Welcome to the wild weird current population survey unemployment report where dramatic monthly swings cause paranoia and doubt. We shed light on these woolly figures and this month there is much to flash that light on. First, the unemployment rate dropped 0.3 percentage points to 7.0%. This is the lowest unemployment rate since November 2008. Yet, this month's unemployment rate drop might be artificial. At first glance, the labor participation rate increased by 0.2 percentage points, yet as a trend, the labor participation rate is way too low. There were 818,000 more people reported as employed in November, a huge jump, but some of the reasons for these wild swings are the Federal workers returning from the government shutdown.
This article overviews and graphs the statistics from the Employment report Household Survey and while November is yet another funky month, contained within this report might be finally some positive signs labor market conditions are improving. First, part of the reason the unemployed declined is due to 377,000 Federal workers no longer counted as unemployed due to being temporarily laid off. Second, the Household survey changed the reference week from the one which includes the 12th of the month, to the week which includes the 5th of the month. While this seems trivial to move a survey up a week, it could very well be why we see more wild swings in the data. So our usual warning of don't rely on monthly changes and look at the trend applies even more so for this month.
Below is a graph of the household survey employed and we can see this is the largest monthly change in employed persons since March 2009, ignoring benchmarks added to the month of January. That said, if we take October and November together we get a 93,000 gain in employed persons, which is probably the truth of the real gain in employed as the shutdown clearly threw a monkey wrench into the monthly figures. The cause of the massive increase is not new entrants to the ranks of the employed as those figures dropped by -58,000 for the month.
Those unemployed stands at 10,907,000, a -365,000 drop from last month and a main reason why the unemployment rate declined by 0.3 percentage points in a month. Below is the change in unemployed and as we can see, this number normally swings wildly on a month to month basis generally. Temporary unemployment of Federal workers clearly went into the unemployment levels for October and so be very careful to look at the trend line below for the past year.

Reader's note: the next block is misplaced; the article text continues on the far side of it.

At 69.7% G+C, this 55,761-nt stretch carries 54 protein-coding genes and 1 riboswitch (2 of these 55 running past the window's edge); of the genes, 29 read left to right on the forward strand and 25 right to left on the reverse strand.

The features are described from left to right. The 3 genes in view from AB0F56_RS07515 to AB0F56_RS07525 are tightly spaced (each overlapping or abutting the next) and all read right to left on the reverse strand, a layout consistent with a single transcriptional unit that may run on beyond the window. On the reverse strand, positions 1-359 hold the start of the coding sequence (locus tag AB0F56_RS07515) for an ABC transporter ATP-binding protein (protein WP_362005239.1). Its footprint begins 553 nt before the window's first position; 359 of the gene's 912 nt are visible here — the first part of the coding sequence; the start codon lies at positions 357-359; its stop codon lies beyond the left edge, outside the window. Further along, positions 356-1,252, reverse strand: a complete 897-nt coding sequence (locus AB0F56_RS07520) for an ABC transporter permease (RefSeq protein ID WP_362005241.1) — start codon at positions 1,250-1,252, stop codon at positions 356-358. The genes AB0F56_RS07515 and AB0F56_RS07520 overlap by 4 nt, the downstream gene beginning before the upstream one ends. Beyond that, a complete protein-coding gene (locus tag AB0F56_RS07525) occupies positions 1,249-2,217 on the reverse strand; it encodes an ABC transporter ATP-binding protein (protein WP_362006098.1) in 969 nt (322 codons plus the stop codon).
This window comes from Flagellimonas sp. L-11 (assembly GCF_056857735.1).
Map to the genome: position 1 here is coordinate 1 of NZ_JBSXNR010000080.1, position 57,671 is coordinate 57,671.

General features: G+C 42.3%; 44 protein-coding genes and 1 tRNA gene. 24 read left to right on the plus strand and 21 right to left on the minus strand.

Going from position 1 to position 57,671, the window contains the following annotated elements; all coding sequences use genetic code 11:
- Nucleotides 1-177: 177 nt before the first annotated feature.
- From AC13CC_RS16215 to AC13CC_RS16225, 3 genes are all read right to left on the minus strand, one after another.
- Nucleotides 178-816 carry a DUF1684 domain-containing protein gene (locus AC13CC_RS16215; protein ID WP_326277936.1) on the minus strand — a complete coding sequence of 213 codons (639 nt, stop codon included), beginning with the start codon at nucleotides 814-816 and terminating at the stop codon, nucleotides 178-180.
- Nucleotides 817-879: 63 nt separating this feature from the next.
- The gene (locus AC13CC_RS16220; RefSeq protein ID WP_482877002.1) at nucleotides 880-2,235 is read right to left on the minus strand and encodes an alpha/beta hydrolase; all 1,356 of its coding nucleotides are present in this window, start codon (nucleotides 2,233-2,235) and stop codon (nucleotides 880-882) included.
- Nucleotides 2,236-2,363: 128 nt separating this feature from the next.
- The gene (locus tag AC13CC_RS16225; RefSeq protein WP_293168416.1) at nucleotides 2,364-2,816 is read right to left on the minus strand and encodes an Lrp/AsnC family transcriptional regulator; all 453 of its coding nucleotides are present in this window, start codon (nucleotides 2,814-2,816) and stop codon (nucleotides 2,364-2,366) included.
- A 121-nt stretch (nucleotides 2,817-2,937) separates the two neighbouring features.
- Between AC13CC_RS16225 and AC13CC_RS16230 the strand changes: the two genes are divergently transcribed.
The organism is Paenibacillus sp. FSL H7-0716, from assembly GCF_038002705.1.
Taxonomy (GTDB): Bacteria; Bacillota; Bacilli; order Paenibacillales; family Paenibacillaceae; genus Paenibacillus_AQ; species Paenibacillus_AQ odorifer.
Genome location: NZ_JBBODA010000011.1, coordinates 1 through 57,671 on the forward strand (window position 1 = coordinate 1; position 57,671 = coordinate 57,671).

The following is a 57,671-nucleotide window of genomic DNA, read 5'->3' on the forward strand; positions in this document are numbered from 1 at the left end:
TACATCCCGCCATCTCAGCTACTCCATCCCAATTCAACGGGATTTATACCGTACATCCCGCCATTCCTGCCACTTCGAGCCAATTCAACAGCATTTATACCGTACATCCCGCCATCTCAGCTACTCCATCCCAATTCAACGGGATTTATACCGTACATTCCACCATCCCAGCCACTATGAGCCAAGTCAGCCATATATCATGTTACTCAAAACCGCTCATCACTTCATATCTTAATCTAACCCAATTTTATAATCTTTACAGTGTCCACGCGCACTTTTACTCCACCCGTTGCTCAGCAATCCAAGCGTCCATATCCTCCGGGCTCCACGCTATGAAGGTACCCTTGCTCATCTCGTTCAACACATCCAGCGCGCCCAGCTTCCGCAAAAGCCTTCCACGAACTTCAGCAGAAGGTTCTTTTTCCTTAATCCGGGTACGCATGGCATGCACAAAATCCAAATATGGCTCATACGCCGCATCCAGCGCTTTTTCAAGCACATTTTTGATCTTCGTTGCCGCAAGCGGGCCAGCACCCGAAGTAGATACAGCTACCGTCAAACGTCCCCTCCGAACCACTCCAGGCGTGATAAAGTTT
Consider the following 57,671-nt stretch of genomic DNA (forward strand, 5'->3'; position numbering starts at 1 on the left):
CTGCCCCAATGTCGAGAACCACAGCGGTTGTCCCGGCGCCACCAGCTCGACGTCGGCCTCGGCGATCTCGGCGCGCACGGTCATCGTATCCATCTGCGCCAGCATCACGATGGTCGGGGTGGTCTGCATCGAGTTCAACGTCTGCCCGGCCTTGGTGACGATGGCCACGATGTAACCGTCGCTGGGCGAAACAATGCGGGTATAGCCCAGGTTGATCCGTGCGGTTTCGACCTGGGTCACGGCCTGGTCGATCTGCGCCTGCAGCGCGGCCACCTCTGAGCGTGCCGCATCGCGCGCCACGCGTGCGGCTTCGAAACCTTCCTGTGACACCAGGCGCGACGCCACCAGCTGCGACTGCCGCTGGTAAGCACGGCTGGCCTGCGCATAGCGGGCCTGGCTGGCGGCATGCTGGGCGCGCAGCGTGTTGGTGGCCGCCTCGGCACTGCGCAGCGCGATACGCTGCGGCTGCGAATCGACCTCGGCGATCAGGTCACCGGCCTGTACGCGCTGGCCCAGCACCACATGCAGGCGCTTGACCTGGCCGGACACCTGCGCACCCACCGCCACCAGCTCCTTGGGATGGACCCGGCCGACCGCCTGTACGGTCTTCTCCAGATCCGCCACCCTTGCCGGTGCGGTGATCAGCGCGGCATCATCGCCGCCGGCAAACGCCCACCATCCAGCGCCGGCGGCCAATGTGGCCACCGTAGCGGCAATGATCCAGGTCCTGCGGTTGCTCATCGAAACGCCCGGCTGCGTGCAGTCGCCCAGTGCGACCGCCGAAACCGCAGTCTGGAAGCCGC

Below is a graph of temporary layoffs as a percentage of the total unemployed. What we should get out of this graph is the shutdown really threw off true unemployment statistics and we might even have to wait a couple more months to get validation that the unemployment situation is slowly improving.
Those not in the labor force declined by -268,000 persons, but did not wipe out last month's massive increase of almost a million added to not in the labor force. The below graph is the monthly change of the not in the labor force ranks. This is actually not great news to see people dropping out of the labor force staying there, although this figure might be off due to the reference week change.
The most frightening statistic of the household survey is the labor participation rate. The labor participation rate increased by 0.2 percentage points to 63%. While this is an improvement from last month's record low, the labor participation rate is still down 0.6 percentage points from a year ago. This implies that those who were dropped from the labor force are staying out of the labor force in large numbers. For those claiming the low labor participation rate is just people retired, we proved that false by analyzing labor participation rates by age. In other words, the dramatic increase of those not in the labor force cannot be everyone retiring who is age 55 and over.